Writing for the Masses #5 (Savoring the Small Victories)

Let’s be honest. I founded this article series on the belief that I could incite a populist movement to bring enlightenment and success to the downtrodden masses of starting writers, combined with a dash of charming Marxist rhetoric. Debatable as the likelihoods of that hope are, if you are a follower of the revolution, then we’ll all find ourselves at this point.

Define success however you like: a print publication; the first time you hear “Hey, that was pretty good”; a large blog following; or the completed novel you’ve been pounding away at for months. The reason we hold these dreams as such far off, climactic culminations is because we understand there’s going to be a good deal of work between now and that day, whenever it may come. We’re all going to have to deal with a lot of blood, sweat, and a few tears in our future. But with that struggle will come small victories, sign posts that say we’re growing closer to that high-vaulted goal.

 Savoring the Small Victories

Anyone can (and should) learn this skill. Even if you’ve already hit the big time, a published novel, unless you plan on retiring and pursuing nothing ever again, there’ll be many more projects in your future. And for us at the bottom, my fellow revolutionaries and writers, we’re just beginning the long path to victory. By taking a moment to pat ourselves on the back every now and again, we can make the journey that much easier on ourselves, and that much more meaningful.

Let me pause here and say, this is nothing new. We’ve heard the idea since we were kids: “Count your blessings”, “Appreciate what you have”, etc. But we as writers can tend to view our odds of success as even lower than most, and while it’s good to have perspective, we tend to discount anything that isn’t in the “big leagues.”

Recently, I’ve been reminded of this wisdom. My poem, “The Artist’s Paradox”, was accepted into my university’s literary magazine, Gardy Loo. I was thrilled to read the email, and thought this was a sign that even more successes were imminent. Already, I had stopped savoring my small victory and fixed my eyes on the larger prize: the Aestas Short Story Contest I’d entered. But if I had had more appreciation for the organization that had appreciated and published my work, it would have lessened the sting when my short story didn’t make it to the final round.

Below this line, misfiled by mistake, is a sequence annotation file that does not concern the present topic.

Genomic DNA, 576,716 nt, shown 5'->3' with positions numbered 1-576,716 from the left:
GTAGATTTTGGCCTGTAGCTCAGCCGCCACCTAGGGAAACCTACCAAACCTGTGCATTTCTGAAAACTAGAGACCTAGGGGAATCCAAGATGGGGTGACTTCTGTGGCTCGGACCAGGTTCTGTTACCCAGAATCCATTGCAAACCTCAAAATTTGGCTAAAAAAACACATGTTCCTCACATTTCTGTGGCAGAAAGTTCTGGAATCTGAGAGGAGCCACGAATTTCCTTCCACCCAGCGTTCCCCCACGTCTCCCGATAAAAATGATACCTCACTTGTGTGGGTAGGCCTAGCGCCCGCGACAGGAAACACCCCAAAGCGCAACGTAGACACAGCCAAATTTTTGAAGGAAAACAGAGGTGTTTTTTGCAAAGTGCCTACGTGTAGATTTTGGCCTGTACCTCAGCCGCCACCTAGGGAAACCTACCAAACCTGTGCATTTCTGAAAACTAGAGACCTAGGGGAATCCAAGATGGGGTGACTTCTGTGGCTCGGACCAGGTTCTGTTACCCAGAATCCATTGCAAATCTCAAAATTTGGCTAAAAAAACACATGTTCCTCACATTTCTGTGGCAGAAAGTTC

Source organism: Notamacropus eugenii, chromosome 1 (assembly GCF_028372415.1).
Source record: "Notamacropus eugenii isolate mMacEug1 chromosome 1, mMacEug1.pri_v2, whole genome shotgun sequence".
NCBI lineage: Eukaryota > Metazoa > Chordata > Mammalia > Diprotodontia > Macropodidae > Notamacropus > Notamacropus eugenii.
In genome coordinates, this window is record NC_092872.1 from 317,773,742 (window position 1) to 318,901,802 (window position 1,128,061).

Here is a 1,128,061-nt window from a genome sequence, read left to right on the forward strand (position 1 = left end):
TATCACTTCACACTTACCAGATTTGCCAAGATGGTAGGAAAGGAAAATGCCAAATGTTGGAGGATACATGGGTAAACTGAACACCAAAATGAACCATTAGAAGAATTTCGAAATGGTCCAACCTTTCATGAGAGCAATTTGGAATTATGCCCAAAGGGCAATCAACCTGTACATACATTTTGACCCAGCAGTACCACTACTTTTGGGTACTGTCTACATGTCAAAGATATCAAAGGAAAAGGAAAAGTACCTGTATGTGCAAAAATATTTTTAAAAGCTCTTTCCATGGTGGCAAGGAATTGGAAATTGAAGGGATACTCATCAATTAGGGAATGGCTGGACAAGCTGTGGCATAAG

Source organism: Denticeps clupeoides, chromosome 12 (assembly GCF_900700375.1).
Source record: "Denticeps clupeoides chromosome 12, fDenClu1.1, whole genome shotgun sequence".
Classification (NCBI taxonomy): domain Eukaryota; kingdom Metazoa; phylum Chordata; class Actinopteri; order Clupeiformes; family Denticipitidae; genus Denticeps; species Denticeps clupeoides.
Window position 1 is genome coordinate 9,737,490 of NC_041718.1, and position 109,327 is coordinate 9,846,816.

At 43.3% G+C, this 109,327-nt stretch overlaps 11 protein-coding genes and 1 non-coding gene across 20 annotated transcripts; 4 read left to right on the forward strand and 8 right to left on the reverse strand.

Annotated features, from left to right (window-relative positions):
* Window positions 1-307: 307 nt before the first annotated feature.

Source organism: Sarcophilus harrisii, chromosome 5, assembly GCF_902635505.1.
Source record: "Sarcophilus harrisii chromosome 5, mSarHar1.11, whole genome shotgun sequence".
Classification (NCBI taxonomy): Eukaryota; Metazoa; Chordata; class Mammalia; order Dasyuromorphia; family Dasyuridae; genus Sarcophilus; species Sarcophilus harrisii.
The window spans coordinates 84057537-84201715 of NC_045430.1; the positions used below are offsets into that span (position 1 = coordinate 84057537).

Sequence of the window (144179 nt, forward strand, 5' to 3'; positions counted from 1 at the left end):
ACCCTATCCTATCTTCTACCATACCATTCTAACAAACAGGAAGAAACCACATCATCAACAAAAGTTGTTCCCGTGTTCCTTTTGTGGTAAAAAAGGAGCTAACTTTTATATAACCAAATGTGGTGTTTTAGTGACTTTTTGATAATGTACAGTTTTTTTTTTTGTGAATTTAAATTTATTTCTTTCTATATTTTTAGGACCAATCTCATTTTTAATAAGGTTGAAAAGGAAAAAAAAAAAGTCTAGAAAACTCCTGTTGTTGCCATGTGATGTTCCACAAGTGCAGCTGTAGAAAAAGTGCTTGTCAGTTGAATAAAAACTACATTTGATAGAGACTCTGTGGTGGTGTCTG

The judges complimented the writing style and plot in the rejection email, so I can’t fault them. It just didn’t work out. In hindsight, when reading the names of the winning short stories, which all came off as deep and emotional works, I should have known an action narrative about a U-boat crew trapped in Loch Ness might not have fit in quite as well in the volume.

The point is, if I had valued the smaller publication’s acceptance more, than I would’ve felt like I was moving forward, instead of thinking the entire thing was a setback. Truth is, everyone has to start somewhere. Wherever you are, allow yourself a moment to look back and appreciate how far you’ve come. Ambition is good in many senses. Ambition drives us forward, but it often clouds our judgment by only pushing us to focus on what’s ahead. No matter how far we’ve climbed, if we only keep looking up, the peak still appears leering and dominant in our eyes. But if we take a moment to look how far we’ve come, the mountain won’t seem nearly as tall.

And now, after I read through the literary magazine, I can only say that I’m amazed by the level of artistic and literary skill my fellow students have. The professionalism of the design blows my mind every time I look at it. And to be the final poem in the magazine, to be the final thought that the reader is left with, it’s an enthralling thought. With the wisdom of this article made clear once more, I know it is an honor to be included among such powerful pieces.

So take a moment, and pat yourself on the back. No matter how “small” the achievement might seem, it’s worthy of taking a moment to appreciate. Allow yourself to take a breath, and then go back to clawing your way up the slope. Savoring the milestones will make the journey feel that much more fulfilling when you look back from the peak.


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